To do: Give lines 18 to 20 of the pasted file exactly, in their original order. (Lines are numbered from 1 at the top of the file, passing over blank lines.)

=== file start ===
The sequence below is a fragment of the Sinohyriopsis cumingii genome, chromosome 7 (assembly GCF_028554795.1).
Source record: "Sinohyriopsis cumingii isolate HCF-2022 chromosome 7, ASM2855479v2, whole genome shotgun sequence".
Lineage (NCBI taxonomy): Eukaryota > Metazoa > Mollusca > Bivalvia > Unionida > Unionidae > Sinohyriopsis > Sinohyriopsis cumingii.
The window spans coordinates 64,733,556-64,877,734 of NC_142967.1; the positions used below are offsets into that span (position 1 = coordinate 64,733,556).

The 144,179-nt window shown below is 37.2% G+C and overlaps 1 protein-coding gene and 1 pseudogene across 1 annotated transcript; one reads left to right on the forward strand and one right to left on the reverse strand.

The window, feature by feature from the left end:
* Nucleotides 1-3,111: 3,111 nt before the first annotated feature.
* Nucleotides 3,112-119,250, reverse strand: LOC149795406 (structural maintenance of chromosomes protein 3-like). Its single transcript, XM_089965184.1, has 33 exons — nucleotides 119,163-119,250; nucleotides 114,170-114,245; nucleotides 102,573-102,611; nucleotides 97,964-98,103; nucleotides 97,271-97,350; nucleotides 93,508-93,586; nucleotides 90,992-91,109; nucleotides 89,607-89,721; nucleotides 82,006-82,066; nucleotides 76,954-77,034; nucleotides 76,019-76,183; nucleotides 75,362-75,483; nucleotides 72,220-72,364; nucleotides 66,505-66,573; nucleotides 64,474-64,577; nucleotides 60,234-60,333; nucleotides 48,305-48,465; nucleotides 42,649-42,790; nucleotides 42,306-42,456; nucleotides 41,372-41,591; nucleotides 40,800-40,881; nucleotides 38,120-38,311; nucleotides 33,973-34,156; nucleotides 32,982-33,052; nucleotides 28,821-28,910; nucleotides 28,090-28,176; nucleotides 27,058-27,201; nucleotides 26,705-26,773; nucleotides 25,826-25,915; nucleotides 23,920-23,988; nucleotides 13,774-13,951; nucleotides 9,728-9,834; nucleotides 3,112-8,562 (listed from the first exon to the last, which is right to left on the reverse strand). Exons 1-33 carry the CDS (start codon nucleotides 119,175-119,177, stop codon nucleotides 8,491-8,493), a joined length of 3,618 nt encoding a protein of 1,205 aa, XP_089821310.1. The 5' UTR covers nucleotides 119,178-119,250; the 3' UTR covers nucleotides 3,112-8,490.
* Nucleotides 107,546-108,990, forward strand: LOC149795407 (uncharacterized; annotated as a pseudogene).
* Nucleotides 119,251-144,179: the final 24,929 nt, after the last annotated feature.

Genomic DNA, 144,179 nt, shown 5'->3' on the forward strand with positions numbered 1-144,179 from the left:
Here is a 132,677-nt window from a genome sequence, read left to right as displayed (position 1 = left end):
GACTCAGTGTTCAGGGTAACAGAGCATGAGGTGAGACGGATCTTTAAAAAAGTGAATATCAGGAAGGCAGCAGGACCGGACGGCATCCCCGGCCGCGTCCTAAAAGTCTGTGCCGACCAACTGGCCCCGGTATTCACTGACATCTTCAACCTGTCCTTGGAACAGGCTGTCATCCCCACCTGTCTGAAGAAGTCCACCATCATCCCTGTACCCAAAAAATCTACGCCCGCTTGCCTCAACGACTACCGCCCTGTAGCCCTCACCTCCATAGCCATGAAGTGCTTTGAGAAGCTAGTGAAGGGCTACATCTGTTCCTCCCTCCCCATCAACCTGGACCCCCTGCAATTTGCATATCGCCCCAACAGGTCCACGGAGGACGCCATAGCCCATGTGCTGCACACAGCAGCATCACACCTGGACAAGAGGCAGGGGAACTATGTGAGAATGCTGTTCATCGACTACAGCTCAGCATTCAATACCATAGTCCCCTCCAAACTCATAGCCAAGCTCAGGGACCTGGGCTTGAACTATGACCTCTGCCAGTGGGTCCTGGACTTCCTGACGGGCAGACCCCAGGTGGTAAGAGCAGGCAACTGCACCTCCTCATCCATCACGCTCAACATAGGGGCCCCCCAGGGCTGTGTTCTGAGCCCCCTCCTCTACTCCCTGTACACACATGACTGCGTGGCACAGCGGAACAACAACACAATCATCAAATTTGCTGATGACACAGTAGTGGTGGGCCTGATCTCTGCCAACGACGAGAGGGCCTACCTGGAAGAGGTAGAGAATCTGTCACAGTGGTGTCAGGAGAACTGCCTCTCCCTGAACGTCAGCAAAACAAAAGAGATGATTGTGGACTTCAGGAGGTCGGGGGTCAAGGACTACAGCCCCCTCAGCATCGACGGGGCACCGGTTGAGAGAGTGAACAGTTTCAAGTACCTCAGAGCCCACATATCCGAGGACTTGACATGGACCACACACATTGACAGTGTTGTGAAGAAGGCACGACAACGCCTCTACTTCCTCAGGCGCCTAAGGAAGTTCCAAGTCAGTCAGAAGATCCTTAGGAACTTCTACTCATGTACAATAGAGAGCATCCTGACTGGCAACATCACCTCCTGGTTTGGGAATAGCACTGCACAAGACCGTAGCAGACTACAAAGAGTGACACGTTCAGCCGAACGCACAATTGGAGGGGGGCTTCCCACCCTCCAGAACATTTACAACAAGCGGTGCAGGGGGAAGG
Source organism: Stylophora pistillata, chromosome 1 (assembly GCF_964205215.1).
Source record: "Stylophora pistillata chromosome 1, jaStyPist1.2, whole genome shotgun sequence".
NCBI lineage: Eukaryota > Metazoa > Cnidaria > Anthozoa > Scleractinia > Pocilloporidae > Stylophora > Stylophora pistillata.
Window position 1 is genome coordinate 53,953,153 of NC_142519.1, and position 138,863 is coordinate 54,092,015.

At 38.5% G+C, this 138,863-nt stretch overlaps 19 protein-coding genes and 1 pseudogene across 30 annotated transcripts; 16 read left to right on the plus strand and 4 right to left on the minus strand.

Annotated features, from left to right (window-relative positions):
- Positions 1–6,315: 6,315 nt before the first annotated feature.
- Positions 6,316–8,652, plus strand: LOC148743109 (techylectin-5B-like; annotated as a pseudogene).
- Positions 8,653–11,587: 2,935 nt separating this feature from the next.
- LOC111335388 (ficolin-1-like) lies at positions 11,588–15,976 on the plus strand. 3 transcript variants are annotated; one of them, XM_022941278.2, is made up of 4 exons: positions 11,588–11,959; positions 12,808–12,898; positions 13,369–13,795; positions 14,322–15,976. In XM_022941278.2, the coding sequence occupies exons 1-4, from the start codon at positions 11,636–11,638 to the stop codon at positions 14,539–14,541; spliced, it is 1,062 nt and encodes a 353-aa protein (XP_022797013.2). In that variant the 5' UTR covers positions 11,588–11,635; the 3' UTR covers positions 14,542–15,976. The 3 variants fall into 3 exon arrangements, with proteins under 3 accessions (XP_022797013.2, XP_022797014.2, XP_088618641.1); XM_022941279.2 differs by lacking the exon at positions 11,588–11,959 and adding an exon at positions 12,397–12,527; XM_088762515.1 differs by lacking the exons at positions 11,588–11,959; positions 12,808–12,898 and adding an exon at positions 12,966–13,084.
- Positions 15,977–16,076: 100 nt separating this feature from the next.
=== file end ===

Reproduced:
At 38.5% G+C, this 138,863-nt stretch overlaps 19 protein-coding genes and 1 pseudogene across 30 annotated transcripts; 16 read left to right on the plus strand and 4 right to left on the minus strand.

Annotated features, from left to right (window-relative positions):
- Positions 1–6,315: 6,315 nt before the first annotated feature.